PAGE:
Remembrance Day for Lost Species, November 30th, is a chance each year to explore the stories of extinct and critically endangered species, cultures, lifeways, and ecological communities.
About Remembrance Day for Lost Species
In 2011, the idea for ONCA emerged when our founder Laura Coleman wanted to find a way to platform stories about the issues that affected the animals and humans who she met at a small wildlife refuge in the Bolivian jungle. Since opening in 2012, ONCA has become a space for exploring stories about extinctions, that also acknowledge and pay proper attention to the related human experiences of injustice or oppression.
Established in 2011, Remembrance Day for Lost Species (Lost Species Day or RDLS) is driven by a growing coalition of artists, educators, scientists, historians and campaigners including ONCA. The day invites people to engage in whichever ways feel manageable – whilst pointing towards the need for spaces of systemic critique and acts of reparation. Part of the project’s aim is to highlight the interconnected norms and practices that harm diverse ecosystems and humans alike.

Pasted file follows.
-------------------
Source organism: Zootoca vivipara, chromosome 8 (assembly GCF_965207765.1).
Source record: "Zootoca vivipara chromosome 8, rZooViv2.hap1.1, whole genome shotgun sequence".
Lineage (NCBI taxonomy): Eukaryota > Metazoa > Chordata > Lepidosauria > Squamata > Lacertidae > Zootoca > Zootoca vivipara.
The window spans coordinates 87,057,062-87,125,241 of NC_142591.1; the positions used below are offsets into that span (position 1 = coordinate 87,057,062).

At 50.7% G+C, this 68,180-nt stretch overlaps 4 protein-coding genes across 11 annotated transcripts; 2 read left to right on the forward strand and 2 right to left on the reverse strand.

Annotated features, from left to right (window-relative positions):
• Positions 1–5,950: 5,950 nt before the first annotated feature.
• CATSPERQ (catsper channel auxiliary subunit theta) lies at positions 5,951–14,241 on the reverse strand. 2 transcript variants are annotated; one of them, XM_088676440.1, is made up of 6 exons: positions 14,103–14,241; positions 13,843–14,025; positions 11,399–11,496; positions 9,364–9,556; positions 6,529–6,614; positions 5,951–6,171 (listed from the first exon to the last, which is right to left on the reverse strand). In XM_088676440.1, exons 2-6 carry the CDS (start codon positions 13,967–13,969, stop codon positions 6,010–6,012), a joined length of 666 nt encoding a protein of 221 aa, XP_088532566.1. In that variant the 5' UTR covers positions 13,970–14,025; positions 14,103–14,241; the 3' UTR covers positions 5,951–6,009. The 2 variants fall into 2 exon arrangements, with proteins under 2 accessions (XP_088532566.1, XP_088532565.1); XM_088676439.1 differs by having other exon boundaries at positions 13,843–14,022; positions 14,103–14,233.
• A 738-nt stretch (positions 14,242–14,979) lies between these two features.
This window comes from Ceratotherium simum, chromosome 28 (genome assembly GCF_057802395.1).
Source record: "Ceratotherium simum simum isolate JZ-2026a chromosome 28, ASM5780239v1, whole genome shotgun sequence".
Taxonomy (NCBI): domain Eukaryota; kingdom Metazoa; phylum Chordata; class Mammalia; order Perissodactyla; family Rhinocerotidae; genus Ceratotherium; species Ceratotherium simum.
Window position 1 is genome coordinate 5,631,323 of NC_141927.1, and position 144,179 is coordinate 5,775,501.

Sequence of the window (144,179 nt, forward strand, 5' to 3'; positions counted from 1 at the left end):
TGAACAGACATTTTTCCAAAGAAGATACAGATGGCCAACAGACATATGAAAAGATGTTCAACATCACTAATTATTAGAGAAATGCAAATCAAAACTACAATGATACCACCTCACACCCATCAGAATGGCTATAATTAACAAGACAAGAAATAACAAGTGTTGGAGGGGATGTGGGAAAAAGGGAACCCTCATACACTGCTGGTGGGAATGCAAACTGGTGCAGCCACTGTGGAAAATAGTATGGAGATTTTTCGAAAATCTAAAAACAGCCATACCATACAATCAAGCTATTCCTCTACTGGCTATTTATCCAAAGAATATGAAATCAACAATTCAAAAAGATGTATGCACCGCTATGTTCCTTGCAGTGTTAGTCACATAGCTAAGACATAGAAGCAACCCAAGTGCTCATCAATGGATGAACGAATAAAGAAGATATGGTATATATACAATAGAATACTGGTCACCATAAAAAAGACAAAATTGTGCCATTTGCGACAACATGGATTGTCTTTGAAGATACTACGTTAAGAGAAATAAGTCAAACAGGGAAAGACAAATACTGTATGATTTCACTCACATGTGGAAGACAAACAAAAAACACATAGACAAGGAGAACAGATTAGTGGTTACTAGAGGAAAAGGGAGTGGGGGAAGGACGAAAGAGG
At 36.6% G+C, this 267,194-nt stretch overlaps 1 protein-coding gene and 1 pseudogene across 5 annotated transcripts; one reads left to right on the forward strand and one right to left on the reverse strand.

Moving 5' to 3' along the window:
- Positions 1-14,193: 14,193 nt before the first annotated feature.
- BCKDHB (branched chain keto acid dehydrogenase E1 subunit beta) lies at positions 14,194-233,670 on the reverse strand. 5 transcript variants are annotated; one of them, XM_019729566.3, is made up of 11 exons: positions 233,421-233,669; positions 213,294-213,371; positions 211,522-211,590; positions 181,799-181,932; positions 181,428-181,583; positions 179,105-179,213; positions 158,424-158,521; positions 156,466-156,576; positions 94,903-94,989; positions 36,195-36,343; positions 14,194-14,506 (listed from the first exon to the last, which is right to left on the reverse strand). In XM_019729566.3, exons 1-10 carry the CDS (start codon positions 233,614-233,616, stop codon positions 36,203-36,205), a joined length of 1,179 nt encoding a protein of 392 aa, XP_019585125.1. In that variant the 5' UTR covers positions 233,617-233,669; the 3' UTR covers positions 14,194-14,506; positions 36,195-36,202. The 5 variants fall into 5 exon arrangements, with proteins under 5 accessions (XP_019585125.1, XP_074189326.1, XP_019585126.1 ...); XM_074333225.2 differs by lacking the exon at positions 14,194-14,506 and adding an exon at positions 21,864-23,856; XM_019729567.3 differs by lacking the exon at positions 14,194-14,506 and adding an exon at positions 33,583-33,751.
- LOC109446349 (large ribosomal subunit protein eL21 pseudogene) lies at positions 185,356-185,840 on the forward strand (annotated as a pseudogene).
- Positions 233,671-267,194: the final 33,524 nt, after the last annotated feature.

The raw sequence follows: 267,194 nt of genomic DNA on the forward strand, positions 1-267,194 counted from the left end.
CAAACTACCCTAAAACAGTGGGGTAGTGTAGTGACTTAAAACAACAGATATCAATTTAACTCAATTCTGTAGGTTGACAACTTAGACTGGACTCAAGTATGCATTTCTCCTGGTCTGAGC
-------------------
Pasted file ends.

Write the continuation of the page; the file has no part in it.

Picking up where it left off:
Since 2011, ONCA has joined groups in the UK and internationally to meet on November 30th and hold memorials for extinct species. We continue to host a range of events that support the remembering of what has been lost, celebrations of and commitments to what remains, and the development of creative and practical solutions.
If you want to find out more about our work on RDLS click the link below.
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Join in with Lost Species Day events across the world.